Communicating change is a specialist field. PR and HR companies charge a small fortune for seminars on the subject. Whilst corporate and government communicators wrestle to understand how they might persuade colleagues that important, imminent, organisational changes are good for them - so that they can achieve that all important "buy-in" which leads to the shiny path of success - organisatio
The reason I chose such a title is due to the difficulty of mainstreaming (i.e., understanding and institutionalizing) the emerging conception of communication in development required to support and address the challenges in the current process of democratization, especially when dealing with governance issues.
On a trip to Cambodia a few years ago, I drove underneath a banner spanning a large downtown thoroughfare. In English, it somewhat laboriously spelled out the importance of supporting long-term development.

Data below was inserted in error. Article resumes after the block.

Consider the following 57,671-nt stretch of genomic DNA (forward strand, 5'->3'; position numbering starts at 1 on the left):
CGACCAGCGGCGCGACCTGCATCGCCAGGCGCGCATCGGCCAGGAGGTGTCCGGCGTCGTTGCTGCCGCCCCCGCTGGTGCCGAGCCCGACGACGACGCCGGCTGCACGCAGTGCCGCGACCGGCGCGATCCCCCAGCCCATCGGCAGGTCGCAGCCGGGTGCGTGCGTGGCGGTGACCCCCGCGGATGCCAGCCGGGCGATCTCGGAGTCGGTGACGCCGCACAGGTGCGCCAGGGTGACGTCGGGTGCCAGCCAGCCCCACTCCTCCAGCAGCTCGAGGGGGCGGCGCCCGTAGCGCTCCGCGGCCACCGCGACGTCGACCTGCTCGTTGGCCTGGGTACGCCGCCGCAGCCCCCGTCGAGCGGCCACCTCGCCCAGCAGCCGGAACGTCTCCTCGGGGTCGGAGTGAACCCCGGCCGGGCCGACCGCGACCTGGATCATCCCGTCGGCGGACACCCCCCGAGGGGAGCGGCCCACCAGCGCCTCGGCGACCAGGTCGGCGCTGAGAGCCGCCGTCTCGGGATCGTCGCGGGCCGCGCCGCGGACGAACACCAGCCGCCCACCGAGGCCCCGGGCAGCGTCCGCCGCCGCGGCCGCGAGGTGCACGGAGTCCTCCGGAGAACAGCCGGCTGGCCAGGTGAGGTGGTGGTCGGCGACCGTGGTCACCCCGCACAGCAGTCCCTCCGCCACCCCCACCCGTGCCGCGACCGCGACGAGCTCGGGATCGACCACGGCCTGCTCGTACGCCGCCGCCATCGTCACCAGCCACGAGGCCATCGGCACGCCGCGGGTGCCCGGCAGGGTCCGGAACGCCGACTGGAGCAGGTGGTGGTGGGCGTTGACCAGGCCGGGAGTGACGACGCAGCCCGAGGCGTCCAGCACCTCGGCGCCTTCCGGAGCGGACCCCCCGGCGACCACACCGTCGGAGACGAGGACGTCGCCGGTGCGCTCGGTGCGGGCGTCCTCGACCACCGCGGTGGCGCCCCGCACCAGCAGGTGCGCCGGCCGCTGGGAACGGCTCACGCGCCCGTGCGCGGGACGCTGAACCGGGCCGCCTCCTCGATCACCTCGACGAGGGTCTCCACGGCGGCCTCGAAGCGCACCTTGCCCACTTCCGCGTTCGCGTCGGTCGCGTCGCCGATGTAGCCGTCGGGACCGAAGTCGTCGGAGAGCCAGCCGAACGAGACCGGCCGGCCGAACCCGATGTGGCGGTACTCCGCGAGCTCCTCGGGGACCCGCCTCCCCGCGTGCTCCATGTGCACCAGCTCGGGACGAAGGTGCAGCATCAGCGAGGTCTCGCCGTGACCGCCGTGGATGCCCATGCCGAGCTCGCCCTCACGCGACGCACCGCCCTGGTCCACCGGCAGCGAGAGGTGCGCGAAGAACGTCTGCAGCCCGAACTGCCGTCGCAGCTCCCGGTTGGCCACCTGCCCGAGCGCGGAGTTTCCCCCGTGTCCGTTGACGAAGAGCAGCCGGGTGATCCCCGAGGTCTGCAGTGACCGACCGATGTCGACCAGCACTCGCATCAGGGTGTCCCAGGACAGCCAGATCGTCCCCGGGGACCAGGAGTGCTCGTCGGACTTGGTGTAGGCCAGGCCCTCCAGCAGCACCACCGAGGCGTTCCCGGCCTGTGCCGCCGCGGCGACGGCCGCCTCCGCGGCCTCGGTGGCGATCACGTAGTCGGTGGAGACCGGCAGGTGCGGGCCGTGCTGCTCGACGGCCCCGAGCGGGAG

International Day of Peace on Sunday 21st September is an annual event that has been organised by the UN for more than a quarter of a century. International Day of Peace is also a day of Global Ceasefire which, if adhered to, provides a small ray of sunshine for those who endure war and conflict and often allows essential food, water, and medical supplies to reach those most in need. The UN have launched an admirable campaign this year, encouraging like-minded global citizens to network, participate and even send text messages of peace to world leaders. Jeremy Gilley has even made a film about it, set in Afghanistan and starring Jude Law. But as a Communications Strategist I have been contemplating the difficulties of selling “peace” both in my work with the UK ministry for peace and as research for a book on the subject.
A recent report by the Bank's Independent Evaluation Group (IEG) entitled Public Sector Reform: What Works and Why? offers interesting insights into the recent work on governance at the Bank.